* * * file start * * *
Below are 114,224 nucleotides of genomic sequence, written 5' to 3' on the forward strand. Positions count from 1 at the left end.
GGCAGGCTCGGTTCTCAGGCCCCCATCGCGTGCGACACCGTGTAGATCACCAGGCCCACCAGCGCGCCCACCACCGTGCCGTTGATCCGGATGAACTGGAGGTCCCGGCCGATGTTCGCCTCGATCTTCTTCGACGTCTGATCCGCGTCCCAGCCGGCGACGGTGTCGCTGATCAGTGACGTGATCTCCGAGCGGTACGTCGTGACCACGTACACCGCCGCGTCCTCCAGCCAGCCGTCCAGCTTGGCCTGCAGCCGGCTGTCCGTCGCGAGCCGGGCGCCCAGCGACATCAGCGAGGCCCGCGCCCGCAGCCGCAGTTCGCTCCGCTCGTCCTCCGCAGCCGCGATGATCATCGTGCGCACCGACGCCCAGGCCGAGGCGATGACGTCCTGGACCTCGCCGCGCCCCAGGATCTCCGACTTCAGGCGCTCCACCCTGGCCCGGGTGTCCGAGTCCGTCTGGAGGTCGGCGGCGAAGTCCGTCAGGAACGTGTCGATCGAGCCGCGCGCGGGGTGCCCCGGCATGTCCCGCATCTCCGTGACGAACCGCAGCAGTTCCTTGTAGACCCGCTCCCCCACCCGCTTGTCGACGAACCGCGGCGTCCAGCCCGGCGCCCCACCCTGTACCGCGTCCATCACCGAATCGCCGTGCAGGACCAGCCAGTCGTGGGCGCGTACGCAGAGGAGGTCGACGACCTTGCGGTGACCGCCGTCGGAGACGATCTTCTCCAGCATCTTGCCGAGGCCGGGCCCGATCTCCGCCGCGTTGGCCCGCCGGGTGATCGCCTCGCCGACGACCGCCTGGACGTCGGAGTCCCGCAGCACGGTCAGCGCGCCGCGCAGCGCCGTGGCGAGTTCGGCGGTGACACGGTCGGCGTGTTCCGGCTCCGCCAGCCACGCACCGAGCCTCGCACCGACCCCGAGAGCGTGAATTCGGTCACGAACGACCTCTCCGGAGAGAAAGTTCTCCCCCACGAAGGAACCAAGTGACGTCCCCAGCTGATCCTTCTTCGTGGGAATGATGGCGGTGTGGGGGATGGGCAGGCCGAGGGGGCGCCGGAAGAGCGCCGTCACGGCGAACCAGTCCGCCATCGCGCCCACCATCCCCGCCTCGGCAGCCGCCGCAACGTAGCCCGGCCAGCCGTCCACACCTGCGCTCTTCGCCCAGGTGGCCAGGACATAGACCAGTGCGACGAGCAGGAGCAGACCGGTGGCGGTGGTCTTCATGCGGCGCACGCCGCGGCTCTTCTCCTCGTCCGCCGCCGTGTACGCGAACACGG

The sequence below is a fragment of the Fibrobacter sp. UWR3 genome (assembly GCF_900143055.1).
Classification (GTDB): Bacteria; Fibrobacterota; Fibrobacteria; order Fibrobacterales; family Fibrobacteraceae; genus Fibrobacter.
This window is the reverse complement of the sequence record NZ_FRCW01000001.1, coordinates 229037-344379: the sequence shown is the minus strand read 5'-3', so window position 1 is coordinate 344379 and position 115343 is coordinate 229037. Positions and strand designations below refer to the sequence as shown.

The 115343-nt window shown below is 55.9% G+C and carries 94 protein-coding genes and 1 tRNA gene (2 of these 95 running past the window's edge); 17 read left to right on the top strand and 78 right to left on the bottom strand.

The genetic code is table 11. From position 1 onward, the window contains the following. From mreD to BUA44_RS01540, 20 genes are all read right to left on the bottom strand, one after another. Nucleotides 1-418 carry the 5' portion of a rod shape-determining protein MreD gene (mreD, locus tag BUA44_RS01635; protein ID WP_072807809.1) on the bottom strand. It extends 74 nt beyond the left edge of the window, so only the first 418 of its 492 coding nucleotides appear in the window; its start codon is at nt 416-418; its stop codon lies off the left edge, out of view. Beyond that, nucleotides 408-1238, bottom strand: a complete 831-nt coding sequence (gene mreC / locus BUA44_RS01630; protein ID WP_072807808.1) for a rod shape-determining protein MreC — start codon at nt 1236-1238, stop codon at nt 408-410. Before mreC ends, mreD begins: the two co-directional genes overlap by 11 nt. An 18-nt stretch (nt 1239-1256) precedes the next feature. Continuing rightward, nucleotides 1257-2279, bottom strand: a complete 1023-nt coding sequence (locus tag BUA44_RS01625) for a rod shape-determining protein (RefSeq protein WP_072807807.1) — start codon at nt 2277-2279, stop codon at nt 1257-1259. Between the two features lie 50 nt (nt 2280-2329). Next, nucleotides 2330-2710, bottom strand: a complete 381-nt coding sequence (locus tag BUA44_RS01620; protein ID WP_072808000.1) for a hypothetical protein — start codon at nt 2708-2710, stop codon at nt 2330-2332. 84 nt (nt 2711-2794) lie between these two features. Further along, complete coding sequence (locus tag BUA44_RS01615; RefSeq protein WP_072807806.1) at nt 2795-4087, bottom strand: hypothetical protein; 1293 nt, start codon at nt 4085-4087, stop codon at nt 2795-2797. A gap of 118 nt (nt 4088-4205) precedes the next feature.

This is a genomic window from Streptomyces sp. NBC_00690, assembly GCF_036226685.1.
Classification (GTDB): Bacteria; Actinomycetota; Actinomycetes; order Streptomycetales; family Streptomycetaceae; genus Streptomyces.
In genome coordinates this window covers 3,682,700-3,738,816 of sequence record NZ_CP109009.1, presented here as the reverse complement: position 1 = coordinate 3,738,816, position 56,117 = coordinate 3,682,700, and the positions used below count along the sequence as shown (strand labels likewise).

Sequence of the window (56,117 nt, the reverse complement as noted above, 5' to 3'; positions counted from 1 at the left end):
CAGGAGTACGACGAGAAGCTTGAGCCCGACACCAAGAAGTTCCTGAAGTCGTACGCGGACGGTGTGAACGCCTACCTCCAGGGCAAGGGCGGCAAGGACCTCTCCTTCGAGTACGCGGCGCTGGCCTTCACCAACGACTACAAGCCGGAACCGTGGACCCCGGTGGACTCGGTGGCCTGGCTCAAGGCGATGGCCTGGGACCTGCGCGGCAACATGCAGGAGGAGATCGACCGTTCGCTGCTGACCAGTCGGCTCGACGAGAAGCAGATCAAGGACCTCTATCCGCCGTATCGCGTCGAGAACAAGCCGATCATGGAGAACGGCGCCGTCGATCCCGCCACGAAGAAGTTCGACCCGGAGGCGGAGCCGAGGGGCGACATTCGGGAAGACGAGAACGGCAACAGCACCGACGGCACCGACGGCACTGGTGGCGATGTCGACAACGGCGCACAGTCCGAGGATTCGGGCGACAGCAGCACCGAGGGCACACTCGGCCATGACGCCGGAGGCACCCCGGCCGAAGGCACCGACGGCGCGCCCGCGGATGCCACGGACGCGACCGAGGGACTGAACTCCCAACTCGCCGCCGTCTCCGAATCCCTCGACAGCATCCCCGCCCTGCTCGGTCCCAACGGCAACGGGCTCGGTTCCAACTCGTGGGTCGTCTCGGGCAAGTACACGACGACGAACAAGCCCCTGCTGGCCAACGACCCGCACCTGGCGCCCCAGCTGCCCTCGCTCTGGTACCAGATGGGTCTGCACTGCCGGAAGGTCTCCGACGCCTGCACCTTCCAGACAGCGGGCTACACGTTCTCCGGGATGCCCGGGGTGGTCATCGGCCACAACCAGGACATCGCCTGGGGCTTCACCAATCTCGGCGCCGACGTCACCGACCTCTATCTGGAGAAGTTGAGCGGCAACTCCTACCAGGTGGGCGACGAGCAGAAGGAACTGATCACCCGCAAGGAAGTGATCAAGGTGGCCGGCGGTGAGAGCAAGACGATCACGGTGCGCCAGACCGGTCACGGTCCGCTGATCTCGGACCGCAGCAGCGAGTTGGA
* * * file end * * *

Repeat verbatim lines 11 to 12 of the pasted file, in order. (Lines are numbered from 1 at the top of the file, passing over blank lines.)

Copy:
Sequence of the window (56,117 nt, the reverse complement as noted above, 5' to 3'; positions counted from 1 at the left end):
CAGGAGTACGACGAGAAGCTTGAGCCCGACACCAAGAAGTTCCTGAAGTCGTACGCGGACGGTGTGAACGCCTACCTCCAGGGCAAGGGCGGCAAGGACCTCTCCTTCGAGTACGCGGCGCTGGCCTTCACCAACGACTACAAGCCGGAACCGTGGACCCCGGTGGACTCGGTGGCCTGGCTCAAGGCGATGGCCTGGGACCTGCGCGGCAACATGCAGGAGGAGATCGACCGTTCGCTGCTGACCAGTCGGCTCGACGAGAAGCAGATCAAGGACCTCTATCCGCCGTATCGCGTCGAGAACAAGCCGATCATGGAGAACGGCGCCGTCGATCCCGCCACGAAGAAGTTCGACCCGGAGGCGGAGCCGAGGGGCGACATTCGGGAAGACGAGAACGGCAACAGCACCGACGGCACCGACGGCACTGGTGGCGATGTCGACAACGGCGCACAGTCCGAGGATTCGGGCGACAGCAGCACCGAGGGCACACTCGGCCATGACGCCGGAGGCACCCCGGCCGAAGGCACCGACGGCGCGCCCGCGGATGCCACGGACGCGACCGAGGGACTGAACTCCCAACTCGCCGCCGTCTCCGAATCCCTCGACAGCATCCCCGCCCTGCTCGGTCCCAACGGCAACGGGCTCGGTTCCAACTCGTGGGTCGTCTCGGGCAAGTACACGACGACGAACAAGCCCCTGCTGGCCAACGACCCGCACCTGGCGCCCCAGCTGCCCTCGCTCTGGTACCAGATGGGTCTGCACTGCCGGAAGGTCTCCGACGCCTGCACCTTCCAGACAGCGGGCTACACGTTCTCCGGGATGCCCGGGGTGGTCATCGGCCACAACCAGGACATCGCCTGGGGCTTCACCAATCTCGGCGCCGACGTCACCGACCTCTATCTGGAGAAGTTGAGCGGCAACTCCTACCAGGTGGGCGACGAGCAGAAGGAACTGATCACCCGCAAGGAAGTGATCAAGGTGGCCGGCGGTGAGAGCAAGACGATCACGGTGCGCCAGACCGGTCACGGTCCGCTGATCTCGGACCGCAGCAGCGAGTTGGA